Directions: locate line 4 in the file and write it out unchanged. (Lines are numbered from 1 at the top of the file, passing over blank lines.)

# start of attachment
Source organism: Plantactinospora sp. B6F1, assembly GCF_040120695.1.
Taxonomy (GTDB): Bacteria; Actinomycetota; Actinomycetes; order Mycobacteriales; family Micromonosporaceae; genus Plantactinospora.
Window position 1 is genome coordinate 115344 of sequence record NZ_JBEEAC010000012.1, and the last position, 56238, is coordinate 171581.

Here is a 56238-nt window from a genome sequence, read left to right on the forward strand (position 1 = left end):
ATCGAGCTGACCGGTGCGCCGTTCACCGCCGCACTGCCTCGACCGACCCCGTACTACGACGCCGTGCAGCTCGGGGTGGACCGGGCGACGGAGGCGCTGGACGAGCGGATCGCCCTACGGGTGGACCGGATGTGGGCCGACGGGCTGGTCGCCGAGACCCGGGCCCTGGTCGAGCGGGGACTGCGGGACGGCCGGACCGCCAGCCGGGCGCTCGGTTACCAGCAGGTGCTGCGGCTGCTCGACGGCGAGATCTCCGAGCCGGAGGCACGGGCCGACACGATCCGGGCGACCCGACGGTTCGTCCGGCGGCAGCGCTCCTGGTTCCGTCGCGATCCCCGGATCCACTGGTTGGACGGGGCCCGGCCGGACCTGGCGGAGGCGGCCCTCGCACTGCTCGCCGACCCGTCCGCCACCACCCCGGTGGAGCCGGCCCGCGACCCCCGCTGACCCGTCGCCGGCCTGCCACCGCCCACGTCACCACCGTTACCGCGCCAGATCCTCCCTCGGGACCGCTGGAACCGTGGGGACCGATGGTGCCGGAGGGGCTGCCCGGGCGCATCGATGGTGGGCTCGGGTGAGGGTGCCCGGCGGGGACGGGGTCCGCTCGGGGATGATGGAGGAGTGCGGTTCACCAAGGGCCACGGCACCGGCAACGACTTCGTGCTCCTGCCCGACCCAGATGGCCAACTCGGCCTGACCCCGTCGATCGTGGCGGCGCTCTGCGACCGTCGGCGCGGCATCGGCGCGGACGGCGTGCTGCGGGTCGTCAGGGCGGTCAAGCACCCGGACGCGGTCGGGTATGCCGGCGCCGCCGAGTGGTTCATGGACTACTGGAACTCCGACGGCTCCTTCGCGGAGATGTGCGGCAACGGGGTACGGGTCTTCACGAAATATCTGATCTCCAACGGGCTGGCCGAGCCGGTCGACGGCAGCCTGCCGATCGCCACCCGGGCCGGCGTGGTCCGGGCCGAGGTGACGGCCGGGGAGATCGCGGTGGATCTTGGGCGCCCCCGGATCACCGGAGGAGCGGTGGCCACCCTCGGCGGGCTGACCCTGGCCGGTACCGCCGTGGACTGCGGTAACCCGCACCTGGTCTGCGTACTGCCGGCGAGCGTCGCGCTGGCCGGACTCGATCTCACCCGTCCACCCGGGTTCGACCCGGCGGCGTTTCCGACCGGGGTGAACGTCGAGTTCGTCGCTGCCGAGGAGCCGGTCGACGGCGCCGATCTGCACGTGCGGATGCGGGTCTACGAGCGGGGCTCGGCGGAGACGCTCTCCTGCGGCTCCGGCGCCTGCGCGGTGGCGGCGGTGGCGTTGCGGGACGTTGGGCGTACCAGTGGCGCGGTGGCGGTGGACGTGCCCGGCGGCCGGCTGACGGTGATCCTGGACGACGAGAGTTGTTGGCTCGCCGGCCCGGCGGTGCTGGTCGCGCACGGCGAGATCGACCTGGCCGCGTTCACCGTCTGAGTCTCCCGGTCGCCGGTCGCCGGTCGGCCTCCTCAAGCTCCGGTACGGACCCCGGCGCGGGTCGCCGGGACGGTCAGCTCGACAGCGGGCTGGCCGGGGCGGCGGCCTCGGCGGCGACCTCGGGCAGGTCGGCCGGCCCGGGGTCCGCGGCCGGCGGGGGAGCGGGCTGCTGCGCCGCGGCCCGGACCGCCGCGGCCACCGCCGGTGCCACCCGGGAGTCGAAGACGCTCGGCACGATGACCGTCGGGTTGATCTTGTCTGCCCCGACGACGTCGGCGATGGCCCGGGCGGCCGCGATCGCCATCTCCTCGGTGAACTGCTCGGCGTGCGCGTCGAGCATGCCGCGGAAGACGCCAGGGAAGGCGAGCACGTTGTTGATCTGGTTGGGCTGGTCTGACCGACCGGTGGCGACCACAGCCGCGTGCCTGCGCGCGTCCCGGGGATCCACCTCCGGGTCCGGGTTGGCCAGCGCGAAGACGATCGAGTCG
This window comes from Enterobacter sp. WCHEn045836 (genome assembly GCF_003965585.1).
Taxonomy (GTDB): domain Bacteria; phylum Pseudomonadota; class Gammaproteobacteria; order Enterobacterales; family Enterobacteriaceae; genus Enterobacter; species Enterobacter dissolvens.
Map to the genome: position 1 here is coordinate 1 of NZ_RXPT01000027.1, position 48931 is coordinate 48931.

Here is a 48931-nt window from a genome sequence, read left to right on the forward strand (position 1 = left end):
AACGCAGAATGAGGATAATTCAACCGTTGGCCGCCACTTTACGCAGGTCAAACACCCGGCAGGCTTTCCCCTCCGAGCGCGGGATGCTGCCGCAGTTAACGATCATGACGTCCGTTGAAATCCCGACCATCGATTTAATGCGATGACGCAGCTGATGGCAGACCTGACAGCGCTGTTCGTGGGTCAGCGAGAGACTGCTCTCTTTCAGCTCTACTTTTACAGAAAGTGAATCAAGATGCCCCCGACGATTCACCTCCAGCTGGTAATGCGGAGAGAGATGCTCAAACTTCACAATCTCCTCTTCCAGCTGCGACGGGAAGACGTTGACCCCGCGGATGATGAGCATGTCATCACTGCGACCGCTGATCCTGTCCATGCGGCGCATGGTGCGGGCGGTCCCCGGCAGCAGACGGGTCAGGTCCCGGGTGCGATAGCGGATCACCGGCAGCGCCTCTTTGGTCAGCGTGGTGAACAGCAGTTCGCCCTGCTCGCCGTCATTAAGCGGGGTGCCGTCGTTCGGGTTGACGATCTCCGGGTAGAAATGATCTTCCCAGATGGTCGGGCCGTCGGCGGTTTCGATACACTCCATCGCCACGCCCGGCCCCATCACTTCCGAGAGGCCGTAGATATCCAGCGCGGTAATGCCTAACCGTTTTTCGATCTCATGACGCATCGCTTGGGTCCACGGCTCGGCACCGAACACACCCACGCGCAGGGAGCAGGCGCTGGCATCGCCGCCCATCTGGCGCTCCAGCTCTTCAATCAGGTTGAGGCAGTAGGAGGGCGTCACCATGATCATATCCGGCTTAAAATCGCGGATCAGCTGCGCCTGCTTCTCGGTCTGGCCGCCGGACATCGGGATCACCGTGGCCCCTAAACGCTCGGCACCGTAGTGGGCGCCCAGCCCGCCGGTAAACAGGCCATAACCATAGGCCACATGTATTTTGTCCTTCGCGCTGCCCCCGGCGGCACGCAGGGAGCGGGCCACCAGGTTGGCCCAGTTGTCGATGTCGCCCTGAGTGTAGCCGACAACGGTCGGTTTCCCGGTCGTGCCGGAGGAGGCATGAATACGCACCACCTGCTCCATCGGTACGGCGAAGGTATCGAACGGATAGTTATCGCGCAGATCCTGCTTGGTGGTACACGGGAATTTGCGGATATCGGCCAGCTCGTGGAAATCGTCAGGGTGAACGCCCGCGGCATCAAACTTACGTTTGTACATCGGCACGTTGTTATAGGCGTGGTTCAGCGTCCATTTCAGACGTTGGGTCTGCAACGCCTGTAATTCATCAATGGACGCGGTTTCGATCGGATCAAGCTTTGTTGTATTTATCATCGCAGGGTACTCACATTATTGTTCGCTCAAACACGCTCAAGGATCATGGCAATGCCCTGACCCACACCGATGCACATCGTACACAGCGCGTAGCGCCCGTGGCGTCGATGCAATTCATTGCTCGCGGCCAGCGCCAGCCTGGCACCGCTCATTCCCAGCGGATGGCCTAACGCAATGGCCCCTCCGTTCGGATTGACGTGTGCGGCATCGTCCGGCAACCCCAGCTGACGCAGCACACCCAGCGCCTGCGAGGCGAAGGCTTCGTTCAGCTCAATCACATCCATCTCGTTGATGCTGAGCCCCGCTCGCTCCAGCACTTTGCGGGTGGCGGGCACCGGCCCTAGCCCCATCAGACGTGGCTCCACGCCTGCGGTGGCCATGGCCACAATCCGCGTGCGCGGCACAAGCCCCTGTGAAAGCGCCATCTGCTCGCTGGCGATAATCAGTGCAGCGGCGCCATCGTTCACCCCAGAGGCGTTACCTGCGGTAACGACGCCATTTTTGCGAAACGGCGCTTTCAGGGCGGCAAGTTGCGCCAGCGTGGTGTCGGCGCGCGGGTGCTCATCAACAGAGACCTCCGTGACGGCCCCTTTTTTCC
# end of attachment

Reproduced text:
Here is a 56238-nt window from a genome sequence, read left to right on the forward strand (position 1 = left end):